There’s a well trodden tourist track around Iran, and Yazd the city in the desert, is definitely on it. Located about four hours by comfortable bus from Isfahan, it’s a must see.
Five thousand year old Yazd has a population of 1.1 million, but it’s the UNESCO listed Old City that warrants the attention. We stayed in the Jungle Hostel which offered interesting views of mud brick buildings from the rooftop. This crumbling 400 year old building in the photo below is right next door, its owners left town, quite possibly a couple of centuries ago.
The staff at our hostel worked tirelessly to look after their guests, serving up hospitality by the bucketload.
Yazd is a place where you walk slowly – the heat and the narrow, twisting laneways don’t allow anyone to hurry. Along the way, there’s much to see: tea houses as well as traditional houses now earning incomes as hotels, shops and family guest homes.
Naturally, in this strong Islamic country, mosques dominate, especially Masjed-e Jameh and Amir Chakmaq.
Yazd has numerous rooftop cafes where the views are stunning and the coffee is decent.
The most interesting part of our visit to Yazd was discovering how Iranians survive in this desert area where temperatures in summer reach over 50 degrees and water is scarce. Badgir wind towers are a common sight on the horizon and this centuries’ old way to capture the wind and divert it down into the houses over cool pools of water means temperatures can drop by 20 degrees.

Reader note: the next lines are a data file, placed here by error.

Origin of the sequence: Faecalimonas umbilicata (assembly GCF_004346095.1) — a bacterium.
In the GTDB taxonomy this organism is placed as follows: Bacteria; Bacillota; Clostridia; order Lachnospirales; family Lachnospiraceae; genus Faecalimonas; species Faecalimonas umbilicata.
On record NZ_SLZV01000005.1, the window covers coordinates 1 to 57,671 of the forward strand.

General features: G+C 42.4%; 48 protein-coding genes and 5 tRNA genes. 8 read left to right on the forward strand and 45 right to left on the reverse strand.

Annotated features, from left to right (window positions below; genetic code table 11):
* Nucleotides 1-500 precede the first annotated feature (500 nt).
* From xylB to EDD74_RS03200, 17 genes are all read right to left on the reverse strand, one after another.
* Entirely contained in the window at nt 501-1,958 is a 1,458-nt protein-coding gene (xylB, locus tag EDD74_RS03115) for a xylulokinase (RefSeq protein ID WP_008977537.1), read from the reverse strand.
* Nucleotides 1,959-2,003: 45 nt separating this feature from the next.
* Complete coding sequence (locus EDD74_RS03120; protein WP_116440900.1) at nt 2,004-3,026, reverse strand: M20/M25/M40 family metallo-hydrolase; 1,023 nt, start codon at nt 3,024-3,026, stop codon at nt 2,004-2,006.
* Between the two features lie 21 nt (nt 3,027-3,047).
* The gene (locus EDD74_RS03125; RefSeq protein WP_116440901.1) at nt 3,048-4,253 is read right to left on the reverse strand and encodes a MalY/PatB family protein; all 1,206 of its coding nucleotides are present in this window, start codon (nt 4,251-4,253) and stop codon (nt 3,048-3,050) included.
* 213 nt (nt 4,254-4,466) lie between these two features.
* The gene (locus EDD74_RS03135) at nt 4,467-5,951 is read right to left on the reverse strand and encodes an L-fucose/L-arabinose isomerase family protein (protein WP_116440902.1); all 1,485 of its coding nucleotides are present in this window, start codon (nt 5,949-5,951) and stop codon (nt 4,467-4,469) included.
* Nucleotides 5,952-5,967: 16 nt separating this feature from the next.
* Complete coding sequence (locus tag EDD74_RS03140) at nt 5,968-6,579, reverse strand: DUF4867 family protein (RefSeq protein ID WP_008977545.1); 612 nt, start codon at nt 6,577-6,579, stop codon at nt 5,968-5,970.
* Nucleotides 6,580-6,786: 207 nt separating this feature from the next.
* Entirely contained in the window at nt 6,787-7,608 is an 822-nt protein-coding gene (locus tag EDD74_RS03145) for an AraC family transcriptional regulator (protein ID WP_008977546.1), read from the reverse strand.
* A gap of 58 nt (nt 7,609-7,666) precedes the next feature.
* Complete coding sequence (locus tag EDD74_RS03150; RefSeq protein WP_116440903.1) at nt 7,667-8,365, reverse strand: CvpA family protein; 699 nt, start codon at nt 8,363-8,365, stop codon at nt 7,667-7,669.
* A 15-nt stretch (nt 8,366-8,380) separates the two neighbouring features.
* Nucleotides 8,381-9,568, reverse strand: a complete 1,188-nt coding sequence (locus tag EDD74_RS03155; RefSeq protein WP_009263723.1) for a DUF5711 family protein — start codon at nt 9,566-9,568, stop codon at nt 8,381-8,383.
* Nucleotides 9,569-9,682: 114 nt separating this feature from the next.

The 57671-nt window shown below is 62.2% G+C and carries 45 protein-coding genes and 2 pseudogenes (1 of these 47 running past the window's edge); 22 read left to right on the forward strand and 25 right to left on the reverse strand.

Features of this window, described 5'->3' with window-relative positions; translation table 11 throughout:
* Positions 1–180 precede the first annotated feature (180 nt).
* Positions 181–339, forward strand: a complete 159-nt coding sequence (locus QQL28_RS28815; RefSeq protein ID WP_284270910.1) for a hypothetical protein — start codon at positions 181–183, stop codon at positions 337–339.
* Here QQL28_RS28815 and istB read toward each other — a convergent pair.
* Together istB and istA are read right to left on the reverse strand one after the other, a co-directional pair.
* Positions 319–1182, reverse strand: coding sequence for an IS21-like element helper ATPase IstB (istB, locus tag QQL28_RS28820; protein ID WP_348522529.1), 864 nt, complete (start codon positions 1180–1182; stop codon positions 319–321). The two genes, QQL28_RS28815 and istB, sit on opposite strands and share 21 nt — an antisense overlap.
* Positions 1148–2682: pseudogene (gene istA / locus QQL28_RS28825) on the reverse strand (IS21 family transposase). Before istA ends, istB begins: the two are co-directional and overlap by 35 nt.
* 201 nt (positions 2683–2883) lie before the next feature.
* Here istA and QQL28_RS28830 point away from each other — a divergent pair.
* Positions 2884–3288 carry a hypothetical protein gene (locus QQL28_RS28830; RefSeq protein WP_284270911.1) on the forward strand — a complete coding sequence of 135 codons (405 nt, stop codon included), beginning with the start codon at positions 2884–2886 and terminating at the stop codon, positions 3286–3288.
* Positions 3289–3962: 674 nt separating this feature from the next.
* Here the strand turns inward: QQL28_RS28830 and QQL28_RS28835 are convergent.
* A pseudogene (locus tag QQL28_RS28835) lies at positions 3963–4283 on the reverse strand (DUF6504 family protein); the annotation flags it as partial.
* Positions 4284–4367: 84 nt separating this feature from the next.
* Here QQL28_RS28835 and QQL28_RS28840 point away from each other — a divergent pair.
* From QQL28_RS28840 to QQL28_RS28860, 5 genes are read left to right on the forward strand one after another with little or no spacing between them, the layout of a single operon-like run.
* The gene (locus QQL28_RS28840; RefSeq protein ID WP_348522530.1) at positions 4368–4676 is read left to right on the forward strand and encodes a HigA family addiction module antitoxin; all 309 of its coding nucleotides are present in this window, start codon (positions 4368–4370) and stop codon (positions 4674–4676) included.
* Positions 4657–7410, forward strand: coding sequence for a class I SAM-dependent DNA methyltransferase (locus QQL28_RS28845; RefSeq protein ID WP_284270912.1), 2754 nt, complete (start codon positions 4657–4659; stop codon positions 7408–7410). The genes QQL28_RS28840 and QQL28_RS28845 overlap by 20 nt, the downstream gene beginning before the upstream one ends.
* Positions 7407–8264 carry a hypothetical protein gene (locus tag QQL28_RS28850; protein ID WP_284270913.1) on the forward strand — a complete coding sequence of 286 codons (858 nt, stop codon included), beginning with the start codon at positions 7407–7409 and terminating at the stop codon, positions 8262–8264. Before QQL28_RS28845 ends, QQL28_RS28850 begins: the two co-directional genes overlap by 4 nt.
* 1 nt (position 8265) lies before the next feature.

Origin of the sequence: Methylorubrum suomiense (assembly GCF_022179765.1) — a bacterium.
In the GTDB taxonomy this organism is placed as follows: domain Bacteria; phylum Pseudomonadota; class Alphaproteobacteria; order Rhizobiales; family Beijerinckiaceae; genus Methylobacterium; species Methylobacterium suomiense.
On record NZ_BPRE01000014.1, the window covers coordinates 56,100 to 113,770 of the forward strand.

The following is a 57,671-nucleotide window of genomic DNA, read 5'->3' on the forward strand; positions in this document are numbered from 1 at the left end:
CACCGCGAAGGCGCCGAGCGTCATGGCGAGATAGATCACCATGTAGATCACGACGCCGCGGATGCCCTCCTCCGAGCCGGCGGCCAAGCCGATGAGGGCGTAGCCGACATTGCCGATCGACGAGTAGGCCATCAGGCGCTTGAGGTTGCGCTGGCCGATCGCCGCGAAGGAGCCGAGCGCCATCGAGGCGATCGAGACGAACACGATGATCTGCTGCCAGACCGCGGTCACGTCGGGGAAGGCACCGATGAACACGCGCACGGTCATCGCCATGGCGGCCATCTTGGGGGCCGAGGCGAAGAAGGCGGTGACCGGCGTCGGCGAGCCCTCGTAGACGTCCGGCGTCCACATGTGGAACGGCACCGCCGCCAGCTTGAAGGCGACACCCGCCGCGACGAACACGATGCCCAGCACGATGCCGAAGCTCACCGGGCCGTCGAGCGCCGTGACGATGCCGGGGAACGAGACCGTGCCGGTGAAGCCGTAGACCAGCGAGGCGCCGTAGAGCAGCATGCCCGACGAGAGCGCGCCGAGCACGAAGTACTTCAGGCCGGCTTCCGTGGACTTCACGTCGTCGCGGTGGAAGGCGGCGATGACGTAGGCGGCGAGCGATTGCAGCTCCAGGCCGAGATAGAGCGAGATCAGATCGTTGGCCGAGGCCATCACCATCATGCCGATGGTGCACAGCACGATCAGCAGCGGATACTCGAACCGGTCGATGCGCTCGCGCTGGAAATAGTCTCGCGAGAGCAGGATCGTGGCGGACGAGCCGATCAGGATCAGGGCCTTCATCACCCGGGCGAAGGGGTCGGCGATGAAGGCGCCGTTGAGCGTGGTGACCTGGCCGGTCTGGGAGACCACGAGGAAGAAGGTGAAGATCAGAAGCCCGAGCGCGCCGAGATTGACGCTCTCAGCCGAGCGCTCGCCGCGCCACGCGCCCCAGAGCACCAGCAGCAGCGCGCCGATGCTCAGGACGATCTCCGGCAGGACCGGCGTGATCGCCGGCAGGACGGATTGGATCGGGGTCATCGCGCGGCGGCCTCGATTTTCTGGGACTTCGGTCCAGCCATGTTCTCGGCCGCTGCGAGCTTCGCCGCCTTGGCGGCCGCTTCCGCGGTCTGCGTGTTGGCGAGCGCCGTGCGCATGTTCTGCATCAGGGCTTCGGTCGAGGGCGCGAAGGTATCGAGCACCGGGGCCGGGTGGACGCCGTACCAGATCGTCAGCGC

Underground water is plentiful thanks to melting snow from the surrounding mountains. A system of underground aqueducts built by clever hands, allows the water to move along. This engineering method of 2000 years ago was extremely precise. It gave just enough of a downward angle to keep the water flowing. Each household was allocated a 15-20 minute share of water and during this time they gathered enough water in sunken holes to tide them over until it was their turn again. It’s amazing stuff and the Water Museum explains it much better than me!
While the majority of people in this region are Muslim, ten percent are Zoroastrian. These people are followers of a religion older than Islam and its faithful pray in the direction of light, especially light from fires, which is a form of light they can control. The Zoroastrian Museum pictured below was very informative.
Zoroastrians oppose burial and cremation on the grounds that they pollute the environment, so they built Towers of Silence where the dead are exposed to the elements and vultures who pick clean their bones.
Outside Yazd is Kharanaq, a deserted 1000 year old mud brick village which you can walk around at your leisure. The views over the valley are beautiful. Access to electricity as well as indoor plumbing saw villagers leave and move to a newer, nearby village about 50 years ago.
Chak Chak which means ‘drip drip’ is a sacred site for Zoroastrians. There’s a legend attached to Chak Chak and it is this: when the Arabs invaded in AD 637, the Sassanian princess fled here, threw her staff at the tree and water began to flow. There’s a fire temple at the top of 230 steps, which we climbed, albeit a bit slowly, and checked out the tree, the eternal flame and of course the views from the top.
Meybod is a 1800 year old mud brick village with an ancient fortress and a most interesting icing pond. These icing ponds have lots of little channels and the water freezes in them in winter. The ice is collected from the channels and stored in these icing ponds for use in summer.
Iranians love their ice cream and the country boasts many ice cream shops. Saffron is fast becoming a firm favourite for us.
Tasty Iranian food is on the menu everywhere.
The friendly welcome to foreigners was well and truly maintained here in Yazd. I was stopped in the street by these young soldiers who wanted me to take their photo. They were off duty, enjoying some down time and went out of their way to spread some Iranian good cheer to visitors.
We enjoyed our four days here. Now we’re headed to Shiraz.